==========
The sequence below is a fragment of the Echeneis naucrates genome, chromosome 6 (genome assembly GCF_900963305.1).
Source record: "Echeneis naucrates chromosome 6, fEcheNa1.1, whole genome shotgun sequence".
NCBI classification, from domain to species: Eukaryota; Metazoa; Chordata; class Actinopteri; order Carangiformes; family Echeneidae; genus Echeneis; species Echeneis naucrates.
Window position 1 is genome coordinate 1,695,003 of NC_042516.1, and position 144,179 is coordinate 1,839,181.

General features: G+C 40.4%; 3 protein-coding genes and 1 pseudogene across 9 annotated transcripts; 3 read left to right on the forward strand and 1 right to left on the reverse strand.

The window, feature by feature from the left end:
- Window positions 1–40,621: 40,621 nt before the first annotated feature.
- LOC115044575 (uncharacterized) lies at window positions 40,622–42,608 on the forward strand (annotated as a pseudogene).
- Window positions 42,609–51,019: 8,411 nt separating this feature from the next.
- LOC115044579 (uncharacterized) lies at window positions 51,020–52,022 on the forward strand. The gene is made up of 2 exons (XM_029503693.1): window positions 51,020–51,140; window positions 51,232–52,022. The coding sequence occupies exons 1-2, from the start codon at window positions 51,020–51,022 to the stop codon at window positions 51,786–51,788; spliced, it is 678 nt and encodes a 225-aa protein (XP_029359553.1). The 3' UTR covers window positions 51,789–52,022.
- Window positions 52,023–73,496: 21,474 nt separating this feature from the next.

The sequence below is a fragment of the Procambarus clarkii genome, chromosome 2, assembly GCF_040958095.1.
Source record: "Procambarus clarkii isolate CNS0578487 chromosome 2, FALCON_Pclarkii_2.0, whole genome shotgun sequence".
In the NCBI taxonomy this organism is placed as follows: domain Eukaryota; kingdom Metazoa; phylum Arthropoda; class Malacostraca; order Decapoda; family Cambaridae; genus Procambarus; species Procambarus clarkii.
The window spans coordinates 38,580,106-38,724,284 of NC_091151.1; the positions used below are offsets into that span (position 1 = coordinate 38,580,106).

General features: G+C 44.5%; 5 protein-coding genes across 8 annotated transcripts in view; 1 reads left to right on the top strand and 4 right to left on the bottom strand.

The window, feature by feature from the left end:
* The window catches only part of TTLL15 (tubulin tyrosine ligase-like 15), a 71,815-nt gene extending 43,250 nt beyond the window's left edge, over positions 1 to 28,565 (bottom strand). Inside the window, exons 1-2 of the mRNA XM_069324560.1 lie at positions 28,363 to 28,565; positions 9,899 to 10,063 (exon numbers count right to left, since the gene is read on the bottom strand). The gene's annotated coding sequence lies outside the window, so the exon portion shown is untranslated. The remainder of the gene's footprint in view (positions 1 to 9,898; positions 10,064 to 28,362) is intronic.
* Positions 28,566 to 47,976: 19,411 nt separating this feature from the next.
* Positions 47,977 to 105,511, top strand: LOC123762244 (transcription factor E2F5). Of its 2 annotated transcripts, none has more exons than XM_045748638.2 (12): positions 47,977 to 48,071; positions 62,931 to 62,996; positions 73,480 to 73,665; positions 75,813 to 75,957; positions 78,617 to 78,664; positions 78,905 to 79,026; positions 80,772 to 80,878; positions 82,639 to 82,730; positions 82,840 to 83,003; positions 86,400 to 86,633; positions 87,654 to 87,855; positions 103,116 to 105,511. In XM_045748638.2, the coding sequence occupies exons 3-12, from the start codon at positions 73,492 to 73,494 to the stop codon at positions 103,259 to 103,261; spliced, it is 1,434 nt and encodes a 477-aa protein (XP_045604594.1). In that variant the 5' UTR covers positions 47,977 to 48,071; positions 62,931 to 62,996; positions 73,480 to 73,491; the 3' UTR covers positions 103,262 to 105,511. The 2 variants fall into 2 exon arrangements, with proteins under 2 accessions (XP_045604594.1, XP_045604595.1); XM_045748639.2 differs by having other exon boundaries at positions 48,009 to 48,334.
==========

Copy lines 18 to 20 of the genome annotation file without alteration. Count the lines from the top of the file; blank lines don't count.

* The window catches only part of TTLL15 (tubulin tyrosine ligase-like 15), a 71,815-nt gene extending 43,250 nt beyond the window's left edge, over positions 1 to 28,565 (bottom strand). Inside the window, exons 1-2 of the mRNA XM_069324560.1 lie at positions 28,363 to 28,565; positions 9,899 to 10,063 (exon numbers count right to left, since the gene is read on the bottom strand). The gene's annotated coding sequence lies outside the window, so the exon portion shown is untranslated. The remainder of the gene's footprint in view (positions 1 to 9,898; positions 10,064 to 28,362) is intronic.
* Positions 28,566 to 47,976: 19,411 nt separating this feature from the next.
* Positions 47,977 to 105,511, top strand: LOC123762244 (transcription factor E2F5). Of its 2 annotated transcripts, none has more exons than XM_045748638.2 (12): positions 47,977 to 48,071; positions 62,931 to 62,996; positions 73,480 to 73,665; positions 75,813 to 75,957; positions 78,617 to 78,664; positions 78,905 to 79,026; positions 80,772 to 80,878; positions 82,639 to 82,730; positions 82,840 to 83,003; positions 86,400 to 86,633; positions 87,654 to 87,855; positions 103,116 to 105,511. In XM_045748638.2, the coding sequence occupies exons 3-12, from the start codon at positions 73,492 to 73,494 to the stop codon at positions 103,259 to 103,261; spliced, it is 1,434 nt and encodes a 477-aa protein (XP_045604594.1). In that variant the 5' UTR covers positions 47,977 to 48,071; positions 62,931 to 62,996; positions 73,480 to 73,491; the 3' UTR covers positions 103,262 to 105,511. The 2 variants fall into 2 exon arrangements, with proteins under 2 accessions (XP_045604594.1, XP_045604595.1); XM_045748639.2 differs by having other exon boundaries at positions 48,009 to 48,334.